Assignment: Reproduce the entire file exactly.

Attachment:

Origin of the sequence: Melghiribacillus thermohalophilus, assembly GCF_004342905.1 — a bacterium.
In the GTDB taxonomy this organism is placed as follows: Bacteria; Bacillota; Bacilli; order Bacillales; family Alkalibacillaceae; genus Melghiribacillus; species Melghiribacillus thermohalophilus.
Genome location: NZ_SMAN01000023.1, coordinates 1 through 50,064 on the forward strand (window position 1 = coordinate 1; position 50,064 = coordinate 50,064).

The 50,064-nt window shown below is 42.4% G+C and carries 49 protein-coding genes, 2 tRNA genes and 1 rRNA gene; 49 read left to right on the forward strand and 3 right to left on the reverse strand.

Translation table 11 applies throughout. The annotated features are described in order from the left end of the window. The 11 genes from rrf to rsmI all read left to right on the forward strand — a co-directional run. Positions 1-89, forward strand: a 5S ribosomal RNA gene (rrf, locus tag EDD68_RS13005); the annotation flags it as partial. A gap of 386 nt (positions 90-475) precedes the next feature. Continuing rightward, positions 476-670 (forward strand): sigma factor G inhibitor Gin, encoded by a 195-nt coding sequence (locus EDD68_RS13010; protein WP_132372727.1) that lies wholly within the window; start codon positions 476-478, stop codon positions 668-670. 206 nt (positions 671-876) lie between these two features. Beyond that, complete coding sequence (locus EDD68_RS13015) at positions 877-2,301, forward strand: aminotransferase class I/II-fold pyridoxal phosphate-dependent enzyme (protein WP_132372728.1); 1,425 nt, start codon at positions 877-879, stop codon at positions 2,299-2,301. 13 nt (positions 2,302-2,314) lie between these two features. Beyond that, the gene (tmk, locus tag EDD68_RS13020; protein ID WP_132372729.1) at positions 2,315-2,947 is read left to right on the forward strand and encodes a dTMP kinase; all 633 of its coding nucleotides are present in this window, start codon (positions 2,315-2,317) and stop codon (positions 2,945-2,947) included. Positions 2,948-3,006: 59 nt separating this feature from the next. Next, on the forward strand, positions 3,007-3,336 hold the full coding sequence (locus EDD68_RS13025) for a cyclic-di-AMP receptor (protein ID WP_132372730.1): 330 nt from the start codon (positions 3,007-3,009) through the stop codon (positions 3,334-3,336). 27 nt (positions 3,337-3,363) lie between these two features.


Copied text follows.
Origin of the sequence: Melghiribacillus thermohalophilus, assembly GCF_004342905.1 — a bacterium.
In the GTDB taxonomy this organism is placed as follows: Bacteria; Bacillota; Bacilli; order Bacillales; family Alkalibacillaceae; genus Melghiribacillus; species Melghiribacillus thermohalophilus.
Genome location: NZ_SMAN01000023.1, coordinates 1 through 50,064 on the forward strand (window position 1 = coordinate 1; position 50,064 = coordinate 50,064).

The 50,064-nt window shown below is 42.4% G+C and carries 49 protein-coding genes, 2 tRNA genes and 1 rRNA gene; 49 read left to right on the forward strand and 3 right to left on the reverse strand.

Translation table 11 applies throughout. The annotated features are described in order from the left end of the window. The 11 genes from rrf to rsmI all read left to right on the forward strand — a co-directional run. Positions 1-89, forward strand: a 5S ribosomal RNA gene (rrf, locus tag EDD68_RS13005); the annotation flags it as partial. A gap of 386 nt (positions 90-475) precedes the next feature. Continuing rightward, positions 476-670 (forward strand): sigma factor G inhibitor Gin, encoded by a 195-nt coding sequence (locus EDD68_RS13010; protein WP_132372727.1) that lies wholly within the window; start codon positions 476-478, stop codon positions 668-670. 206 nt (positions 671-876) lie between these two features. Beyond that, complete coding sequence (locus EDD68_RS13015) at positions 877-2,301, forward strand: aminotransferase class I/II-fold pyridoxal phosphate-dependent enzyme (protein WP_132372728.1); 1,425 nt, start codon at positions 877-879, stop codon at positions 2,299-2,301. 13 nt (positions 2,302-2,314) lie between these two features. Beyond that, the gene (tmk, locus tag EDD68_RS13020; protein ID WP_132372729.1) at positions 2,315-2,947 is read left to right on the forward strand and encodes a dTMP kinase; all 633 of its coding nucleotides are present in this window, start codon (positions 2,315-2,317) and stop codon (positions 2,945-2,947) included. Positions 2,948-3,006: 59 nt separating this feature from the next. Next, on the forward strand, positions 3,007-3,336 hold the full coding sequence (locus EDD68_RS13025) for a cyclic-di-AMP receptor (protein ID WP_132372730.1): 330 nt from the start codon (positions 3,007-3,009) through the stop codon (positions 3,334-3,336). 27 nt (positions 3,337-3,363) lie between these two features.